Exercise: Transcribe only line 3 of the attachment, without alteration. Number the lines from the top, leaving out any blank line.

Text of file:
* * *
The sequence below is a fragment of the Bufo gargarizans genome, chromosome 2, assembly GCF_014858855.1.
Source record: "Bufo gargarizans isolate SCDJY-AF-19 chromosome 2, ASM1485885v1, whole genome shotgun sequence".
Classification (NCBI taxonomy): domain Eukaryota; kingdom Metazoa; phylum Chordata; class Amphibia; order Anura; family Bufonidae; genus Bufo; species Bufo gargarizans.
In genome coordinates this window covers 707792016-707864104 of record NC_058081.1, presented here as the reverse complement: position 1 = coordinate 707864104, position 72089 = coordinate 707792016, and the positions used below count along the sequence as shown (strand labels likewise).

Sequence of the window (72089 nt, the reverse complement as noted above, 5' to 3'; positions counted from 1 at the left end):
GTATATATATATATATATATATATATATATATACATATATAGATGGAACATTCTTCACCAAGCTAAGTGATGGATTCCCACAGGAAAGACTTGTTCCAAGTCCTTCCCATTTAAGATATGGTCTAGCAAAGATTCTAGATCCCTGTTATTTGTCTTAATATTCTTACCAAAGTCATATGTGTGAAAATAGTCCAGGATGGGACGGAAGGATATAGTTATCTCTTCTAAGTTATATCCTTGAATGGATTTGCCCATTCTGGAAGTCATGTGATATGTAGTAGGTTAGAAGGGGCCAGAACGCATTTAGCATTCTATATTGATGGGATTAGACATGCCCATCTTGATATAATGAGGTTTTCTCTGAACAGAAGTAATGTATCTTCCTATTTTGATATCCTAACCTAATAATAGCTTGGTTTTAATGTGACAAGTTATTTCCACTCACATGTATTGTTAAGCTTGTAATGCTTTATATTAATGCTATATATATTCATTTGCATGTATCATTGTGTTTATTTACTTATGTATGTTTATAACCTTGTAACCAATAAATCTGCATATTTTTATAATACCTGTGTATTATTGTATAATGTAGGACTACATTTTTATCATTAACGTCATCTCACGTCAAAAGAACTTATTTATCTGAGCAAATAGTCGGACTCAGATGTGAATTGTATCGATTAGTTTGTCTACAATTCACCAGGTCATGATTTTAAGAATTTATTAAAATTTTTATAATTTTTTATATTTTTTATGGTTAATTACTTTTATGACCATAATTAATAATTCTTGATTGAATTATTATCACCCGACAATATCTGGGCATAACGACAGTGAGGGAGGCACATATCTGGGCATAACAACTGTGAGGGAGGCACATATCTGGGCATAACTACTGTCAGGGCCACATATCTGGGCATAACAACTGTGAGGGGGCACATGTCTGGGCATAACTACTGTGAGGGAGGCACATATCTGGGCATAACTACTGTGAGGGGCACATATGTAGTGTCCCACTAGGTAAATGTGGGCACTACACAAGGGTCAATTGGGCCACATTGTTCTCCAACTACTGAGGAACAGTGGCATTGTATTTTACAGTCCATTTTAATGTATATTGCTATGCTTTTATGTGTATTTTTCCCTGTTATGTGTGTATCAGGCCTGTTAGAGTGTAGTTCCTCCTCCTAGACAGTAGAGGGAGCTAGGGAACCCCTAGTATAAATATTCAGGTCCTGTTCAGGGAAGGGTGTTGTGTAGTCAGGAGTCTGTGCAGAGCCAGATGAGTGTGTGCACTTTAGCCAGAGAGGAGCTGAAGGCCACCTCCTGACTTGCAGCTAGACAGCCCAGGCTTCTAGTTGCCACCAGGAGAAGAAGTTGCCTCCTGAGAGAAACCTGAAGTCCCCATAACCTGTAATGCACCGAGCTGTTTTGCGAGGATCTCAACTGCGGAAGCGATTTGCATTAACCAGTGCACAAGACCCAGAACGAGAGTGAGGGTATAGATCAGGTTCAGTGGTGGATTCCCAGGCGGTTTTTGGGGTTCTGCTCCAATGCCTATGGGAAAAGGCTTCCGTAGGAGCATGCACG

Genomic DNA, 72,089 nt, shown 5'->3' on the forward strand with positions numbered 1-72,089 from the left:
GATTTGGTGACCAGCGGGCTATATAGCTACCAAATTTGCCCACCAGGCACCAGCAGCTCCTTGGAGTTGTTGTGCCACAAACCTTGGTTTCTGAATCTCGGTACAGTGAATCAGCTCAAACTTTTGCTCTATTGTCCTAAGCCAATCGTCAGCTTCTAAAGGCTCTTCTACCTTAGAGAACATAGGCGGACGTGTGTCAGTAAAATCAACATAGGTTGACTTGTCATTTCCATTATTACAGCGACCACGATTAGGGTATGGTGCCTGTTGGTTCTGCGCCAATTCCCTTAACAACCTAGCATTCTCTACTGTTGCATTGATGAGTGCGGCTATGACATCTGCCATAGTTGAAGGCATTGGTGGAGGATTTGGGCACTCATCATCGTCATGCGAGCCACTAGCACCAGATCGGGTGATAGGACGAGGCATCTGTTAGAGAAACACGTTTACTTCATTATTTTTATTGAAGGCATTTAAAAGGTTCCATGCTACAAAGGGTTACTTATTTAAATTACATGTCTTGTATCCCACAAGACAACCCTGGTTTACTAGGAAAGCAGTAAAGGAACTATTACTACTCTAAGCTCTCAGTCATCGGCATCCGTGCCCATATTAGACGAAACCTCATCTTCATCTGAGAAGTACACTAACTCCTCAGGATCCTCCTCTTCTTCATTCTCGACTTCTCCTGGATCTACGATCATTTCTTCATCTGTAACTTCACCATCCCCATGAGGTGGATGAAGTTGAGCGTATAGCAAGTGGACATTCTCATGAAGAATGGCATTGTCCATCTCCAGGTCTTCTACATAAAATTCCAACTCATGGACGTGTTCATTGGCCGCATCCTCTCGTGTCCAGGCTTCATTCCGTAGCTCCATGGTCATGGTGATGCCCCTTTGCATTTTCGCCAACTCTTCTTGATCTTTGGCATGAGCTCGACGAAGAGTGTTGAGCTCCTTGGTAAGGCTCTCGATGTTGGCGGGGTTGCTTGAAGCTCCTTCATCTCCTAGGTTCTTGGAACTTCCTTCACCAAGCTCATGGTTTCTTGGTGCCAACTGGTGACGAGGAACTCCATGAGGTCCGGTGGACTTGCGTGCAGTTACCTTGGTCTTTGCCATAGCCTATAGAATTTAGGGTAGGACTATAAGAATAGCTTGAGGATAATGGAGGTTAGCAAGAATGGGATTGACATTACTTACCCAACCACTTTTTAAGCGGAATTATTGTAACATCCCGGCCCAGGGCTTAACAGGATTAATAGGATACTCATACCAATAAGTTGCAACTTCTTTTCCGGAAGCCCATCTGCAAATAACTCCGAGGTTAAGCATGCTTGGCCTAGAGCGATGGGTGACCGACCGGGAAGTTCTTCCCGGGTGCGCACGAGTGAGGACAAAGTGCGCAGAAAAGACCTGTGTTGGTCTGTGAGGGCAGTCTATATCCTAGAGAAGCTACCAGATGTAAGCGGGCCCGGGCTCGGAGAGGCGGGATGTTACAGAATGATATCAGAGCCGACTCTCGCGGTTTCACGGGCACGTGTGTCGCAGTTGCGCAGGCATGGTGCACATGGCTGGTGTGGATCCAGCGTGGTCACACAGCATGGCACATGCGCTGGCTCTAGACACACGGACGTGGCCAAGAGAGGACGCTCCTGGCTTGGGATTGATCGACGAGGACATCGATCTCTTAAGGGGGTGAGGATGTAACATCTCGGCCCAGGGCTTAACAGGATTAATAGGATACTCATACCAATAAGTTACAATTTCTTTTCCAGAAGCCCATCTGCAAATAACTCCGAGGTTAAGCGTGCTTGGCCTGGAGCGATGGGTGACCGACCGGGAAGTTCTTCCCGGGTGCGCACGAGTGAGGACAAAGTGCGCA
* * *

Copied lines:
Classification (NCBI taxonomy): domain Eukaryota; kingdom Metazoa; phylum Chordata; class Amphibia; order Anura; family Bufonidae; genus Bufo; species Bufo gargarizans.